Structural brain changes in patients with persistent headache after COVID-19 resolution
|Title||Structural brain changes in patients with persistent headache after COVID-19 resolution|
|Publication Type||Journal Article|
|Year of Publication||2023|
|Authors||Planchuelo-Gómez, Á., D. García-Azorín, Á. L. Guerrero, M. Rodríguez, S. Aja-Fernández, and R. de Luis-García|
|Journal||Journal of Neurology|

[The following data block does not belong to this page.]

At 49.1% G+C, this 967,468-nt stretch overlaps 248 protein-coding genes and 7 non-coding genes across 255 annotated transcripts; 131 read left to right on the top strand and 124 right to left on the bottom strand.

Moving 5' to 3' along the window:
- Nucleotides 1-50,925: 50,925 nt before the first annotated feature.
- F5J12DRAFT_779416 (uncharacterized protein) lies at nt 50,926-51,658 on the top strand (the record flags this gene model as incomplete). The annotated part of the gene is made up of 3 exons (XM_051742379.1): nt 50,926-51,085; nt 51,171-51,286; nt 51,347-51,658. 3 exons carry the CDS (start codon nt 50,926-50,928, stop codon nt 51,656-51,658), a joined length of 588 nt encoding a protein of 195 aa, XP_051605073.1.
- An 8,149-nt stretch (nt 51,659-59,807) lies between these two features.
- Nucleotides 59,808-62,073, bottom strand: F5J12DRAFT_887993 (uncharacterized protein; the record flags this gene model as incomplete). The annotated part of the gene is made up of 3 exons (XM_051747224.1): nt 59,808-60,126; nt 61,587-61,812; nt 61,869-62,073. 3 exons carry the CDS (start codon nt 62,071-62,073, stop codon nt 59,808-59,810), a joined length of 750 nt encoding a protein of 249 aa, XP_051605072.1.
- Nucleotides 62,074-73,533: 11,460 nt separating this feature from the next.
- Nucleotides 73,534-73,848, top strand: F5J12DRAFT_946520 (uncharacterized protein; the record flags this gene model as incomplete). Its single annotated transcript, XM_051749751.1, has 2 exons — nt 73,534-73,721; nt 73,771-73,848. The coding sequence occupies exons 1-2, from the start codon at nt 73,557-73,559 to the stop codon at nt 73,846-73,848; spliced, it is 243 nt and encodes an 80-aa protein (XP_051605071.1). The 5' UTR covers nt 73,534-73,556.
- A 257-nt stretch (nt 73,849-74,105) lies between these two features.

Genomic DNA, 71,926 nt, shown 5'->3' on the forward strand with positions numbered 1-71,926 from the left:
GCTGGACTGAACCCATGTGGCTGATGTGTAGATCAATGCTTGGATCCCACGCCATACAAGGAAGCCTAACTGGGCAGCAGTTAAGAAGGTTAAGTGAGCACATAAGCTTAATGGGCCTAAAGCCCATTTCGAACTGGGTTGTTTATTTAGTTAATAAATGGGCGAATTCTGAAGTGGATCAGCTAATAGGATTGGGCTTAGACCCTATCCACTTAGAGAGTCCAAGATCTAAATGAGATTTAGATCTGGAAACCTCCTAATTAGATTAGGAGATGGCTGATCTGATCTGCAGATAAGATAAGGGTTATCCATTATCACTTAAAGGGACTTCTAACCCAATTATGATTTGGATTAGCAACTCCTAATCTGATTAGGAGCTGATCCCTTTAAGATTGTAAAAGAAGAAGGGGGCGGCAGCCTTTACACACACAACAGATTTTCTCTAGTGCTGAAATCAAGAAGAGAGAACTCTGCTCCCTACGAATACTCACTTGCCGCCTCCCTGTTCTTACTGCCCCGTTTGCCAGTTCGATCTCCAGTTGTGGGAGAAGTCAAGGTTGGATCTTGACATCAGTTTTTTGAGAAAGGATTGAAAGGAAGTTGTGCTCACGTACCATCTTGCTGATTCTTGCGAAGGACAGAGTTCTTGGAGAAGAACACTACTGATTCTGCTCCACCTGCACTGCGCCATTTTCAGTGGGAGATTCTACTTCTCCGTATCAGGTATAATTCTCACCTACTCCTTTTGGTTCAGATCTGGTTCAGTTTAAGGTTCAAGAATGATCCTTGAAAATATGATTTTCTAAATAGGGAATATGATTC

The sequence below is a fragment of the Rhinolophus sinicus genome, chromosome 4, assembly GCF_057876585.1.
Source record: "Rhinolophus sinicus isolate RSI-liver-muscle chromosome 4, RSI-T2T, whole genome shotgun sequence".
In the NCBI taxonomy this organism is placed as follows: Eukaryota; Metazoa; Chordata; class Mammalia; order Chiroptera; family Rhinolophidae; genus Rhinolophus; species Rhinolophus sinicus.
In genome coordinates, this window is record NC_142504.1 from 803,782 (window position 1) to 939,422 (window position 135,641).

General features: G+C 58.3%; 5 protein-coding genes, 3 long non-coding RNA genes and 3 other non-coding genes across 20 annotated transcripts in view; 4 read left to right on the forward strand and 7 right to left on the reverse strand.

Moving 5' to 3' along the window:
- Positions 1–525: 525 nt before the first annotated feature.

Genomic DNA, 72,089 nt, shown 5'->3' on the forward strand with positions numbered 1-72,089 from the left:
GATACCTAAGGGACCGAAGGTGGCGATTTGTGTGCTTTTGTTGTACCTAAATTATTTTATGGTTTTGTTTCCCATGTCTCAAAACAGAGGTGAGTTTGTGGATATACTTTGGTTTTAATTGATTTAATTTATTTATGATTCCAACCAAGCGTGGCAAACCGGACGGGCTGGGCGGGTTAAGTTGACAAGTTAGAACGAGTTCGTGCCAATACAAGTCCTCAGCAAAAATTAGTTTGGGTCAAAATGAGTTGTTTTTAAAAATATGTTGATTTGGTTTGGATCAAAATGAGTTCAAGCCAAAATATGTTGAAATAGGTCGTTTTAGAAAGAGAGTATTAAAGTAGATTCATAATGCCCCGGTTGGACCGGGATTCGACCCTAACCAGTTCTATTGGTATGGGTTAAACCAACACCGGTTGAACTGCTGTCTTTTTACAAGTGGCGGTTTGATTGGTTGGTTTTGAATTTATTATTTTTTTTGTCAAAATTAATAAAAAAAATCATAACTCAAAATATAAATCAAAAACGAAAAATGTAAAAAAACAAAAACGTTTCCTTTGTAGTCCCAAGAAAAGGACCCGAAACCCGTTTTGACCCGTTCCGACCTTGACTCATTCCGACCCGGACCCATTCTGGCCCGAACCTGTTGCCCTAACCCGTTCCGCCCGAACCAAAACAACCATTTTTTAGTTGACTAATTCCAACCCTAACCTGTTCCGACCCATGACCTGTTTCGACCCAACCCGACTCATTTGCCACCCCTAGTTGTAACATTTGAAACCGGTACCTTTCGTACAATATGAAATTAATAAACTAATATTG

Headache is among the most frequently reported symptoms after resolution of COVID-19. We assessed structural brain changes using T1- and diffusion-weighted MRI processed data from 167 subjects: 40 patients who recovered from COVID-19 but suffered from persistent headache without prior history of headache (COV), 41 healthy controls, 43 patients with episodic migraine and 43 patients with chronic migraine. To evaluate gray matter and white matter changes, morphometry parameters and diffusion tensor imaging-based measures were employed, respectively. COV patients showed significant lower cortical gray matter volume and cortical thickness than healthy subjects (p\thinspace<\thinspace0.05, false discovery rate corrected) in the inferior frontal and the fusiform cortex. Lower fractional anisotropy and higher radial diffusivity (p\thinspace<\thinspace0.05, family-wise error corrected) were observed in COV patients compared to controls, mainly in the corpus callosum and left hemisphere. COV patients showed higher cortical volume and thickness than migraine patients in the cingulate and frontal gyri, paracentral lobule and superior temporal sulcus, lower volume in subcortical regions and lower curvature in the precuneus and cuneus. Lower diffusion metric values in COV patients compared to migraine were identified prominently in the right hemisphere. COV patients present diverse changes in the white matter and gray matter structure. White matter changes seem to be associated with impairment of fiber bundles. Besides, the gray matter changes and other white matter modifications such as axonal integrity loss seemed subtle and less pronounced than those detected in migraine, showing that persistent headache after COVID-19 resolution could be an intermediate state between normality and migraine.